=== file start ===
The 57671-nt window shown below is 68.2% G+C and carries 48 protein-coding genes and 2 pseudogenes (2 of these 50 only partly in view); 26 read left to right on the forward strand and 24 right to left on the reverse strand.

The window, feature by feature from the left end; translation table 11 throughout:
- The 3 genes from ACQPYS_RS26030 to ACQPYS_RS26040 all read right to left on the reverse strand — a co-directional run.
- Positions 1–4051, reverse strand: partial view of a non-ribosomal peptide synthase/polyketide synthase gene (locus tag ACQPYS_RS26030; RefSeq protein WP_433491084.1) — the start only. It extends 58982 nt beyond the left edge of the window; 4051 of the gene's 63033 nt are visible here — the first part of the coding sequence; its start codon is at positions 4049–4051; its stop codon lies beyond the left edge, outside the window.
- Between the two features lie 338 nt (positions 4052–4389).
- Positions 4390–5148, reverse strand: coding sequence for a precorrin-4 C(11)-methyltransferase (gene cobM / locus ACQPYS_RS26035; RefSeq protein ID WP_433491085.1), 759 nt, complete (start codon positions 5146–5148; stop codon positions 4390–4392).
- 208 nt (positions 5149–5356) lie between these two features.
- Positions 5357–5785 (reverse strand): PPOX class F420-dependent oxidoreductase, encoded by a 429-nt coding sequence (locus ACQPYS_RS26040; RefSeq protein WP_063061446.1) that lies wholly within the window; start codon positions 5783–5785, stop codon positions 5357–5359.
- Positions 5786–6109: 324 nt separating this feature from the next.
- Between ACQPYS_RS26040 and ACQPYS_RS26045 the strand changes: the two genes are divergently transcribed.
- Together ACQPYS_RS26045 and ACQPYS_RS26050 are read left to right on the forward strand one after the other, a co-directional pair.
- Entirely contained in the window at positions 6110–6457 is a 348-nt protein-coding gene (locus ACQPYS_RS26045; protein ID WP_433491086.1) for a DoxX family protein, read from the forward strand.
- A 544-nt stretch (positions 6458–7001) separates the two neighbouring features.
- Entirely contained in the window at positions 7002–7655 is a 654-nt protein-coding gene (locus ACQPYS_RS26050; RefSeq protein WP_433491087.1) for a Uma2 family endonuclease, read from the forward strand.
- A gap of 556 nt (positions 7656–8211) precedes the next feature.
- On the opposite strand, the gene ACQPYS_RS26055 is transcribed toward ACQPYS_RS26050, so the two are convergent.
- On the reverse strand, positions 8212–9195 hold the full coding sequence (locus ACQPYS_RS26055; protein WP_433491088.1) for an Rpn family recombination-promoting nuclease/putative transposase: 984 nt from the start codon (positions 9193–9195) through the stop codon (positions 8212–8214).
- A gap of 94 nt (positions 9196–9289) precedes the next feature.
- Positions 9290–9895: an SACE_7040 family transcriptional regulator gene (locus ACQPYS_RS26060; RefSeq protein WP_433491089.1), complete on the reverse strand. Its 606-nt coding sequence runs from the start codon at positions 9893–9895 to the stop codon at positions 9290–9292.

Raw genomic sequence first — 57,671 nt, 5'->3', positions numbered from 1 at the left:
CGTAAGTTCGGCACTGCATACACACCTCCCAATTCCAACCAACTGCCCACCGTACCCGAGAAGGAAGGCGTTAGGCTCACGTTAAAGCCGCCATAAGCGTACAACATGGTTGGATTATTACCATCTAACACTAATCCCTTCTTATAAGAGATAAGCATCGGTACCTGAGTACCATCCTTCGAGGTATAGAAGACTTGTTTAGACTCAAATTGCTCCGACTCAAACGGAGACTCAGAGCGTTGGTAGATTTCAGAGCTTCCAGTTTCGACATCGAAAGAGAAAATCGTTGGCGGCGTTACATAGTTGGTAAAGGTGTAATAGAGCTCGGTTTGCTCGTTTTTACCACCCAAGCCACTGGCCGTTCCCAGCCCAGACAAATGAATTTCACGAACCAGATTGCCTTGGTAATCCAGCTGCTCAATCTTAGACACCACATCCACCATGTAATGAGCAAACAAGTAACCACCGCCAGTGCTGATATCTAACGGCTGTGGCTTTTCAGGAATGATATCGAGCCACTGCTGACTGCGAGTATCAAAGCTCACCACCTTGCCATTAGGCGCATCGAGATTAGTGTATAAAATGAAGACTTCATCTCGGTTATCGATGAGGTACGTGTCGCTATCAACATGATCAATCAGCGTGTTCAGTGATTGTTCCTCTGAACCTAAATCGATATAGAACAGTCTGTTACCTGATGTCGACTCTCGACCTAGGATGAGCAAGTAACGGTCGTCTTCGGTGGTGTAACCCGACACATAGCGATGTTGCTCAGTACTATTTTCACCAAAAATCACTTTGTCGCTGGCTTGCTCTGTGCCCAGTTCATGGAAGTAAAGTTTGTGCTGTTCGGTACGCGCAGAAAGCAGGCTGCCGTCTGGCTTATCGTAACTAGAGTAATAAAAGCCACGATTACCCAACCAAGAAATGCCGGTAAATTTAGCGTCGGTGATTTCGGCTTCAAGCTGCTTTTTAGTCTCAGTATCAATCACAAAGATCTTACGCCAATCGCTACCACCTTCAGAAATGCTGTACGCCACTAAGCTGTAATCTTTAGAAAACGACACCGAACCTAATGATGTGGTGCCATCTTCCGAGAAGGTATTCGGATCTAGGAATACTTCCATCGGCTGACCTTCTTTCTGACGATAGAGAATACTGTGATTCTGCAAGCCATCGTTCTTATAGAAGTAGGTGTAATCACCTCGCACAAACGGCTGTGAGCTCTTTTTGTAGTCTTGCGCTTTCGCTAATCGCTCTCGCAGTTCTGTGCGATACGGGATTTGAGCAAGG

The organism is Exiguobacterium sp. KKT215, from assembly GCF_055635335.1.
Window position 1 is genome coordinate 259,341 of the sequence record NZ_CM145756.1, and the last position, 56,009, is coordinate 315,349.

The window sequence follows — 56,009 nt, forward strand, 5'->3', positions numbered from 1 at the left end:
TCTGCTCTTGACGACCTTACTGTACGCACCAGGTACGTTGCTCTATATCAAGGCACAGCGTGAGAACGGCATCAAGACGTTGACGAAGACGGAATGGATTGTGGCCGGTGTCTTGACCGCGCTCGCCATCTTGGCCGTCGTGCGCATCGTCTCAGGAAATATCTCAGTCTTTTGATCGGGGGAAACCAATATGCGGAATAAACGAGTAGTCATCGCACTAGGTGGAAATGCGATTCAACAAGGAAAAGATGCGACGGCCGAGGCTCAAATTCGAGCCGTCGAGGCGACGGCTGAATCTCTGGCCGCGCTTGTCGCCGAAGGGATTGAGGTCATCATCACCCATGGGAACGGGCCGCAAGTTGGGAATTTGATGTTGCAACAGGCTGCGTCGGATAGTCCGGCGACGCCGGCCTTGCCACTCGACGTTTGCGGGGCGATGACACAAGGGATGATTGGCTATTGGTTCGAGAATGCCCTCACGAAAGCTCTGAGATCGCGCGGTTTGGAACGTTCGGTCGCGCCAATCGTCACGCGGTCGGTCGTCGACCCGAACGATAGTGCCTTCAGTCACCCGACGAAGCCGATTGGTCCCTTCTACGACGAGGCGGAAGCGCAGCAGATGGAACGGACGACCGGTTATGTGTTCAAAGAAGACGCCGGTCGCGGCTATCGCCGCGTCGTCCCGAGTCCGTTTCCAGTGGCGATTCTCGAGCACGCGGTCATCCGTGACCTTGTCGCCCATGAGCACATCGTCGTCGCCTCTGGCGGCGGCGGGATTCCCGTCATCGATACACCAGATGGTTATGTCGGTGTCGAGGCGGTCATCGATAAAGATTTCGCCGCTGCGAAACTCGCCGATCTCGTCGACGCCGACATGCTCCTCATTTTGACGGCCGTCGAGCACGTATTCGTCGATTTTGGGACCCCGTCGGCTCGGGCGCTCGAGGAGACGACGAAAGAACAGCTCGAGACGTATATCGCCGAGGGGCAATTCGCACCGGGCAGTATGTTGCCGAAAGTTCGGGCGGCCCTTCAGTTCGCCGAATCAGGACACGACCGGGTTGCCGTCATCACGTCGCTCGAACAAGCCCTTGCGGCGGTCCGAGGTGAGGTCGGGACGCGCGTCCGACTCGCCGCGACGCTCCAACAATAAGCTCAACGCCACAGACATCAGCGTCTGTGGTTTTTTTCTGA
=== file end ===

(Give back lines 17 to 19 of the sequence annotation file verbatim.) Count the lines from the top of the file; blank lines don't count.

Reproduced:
- On the reverse strand, positions 8212–9195 hold the full coding sequence (locus ACQPYS_RS26055; protein WP_433491088.1) for an Rpn family recombination-promoting nuclease/putative transposase: 984 nt from the start codon (positions 9193–9195) through the stop codon (positions 8212–8214).
- A gap of 94 nt (positions 9196–9289) precedes the next feature.
- Positions 9290–9895: an SACE_7040 family transcriptional regulator gene (locus ACQPYS_RS26060; RefSeq protein WP_433491089.1), complete on the reverse strand. Its 606-nt coding sequence runs from the start codon at positions 9893–9895 to the stop codon at positions 9290–9292.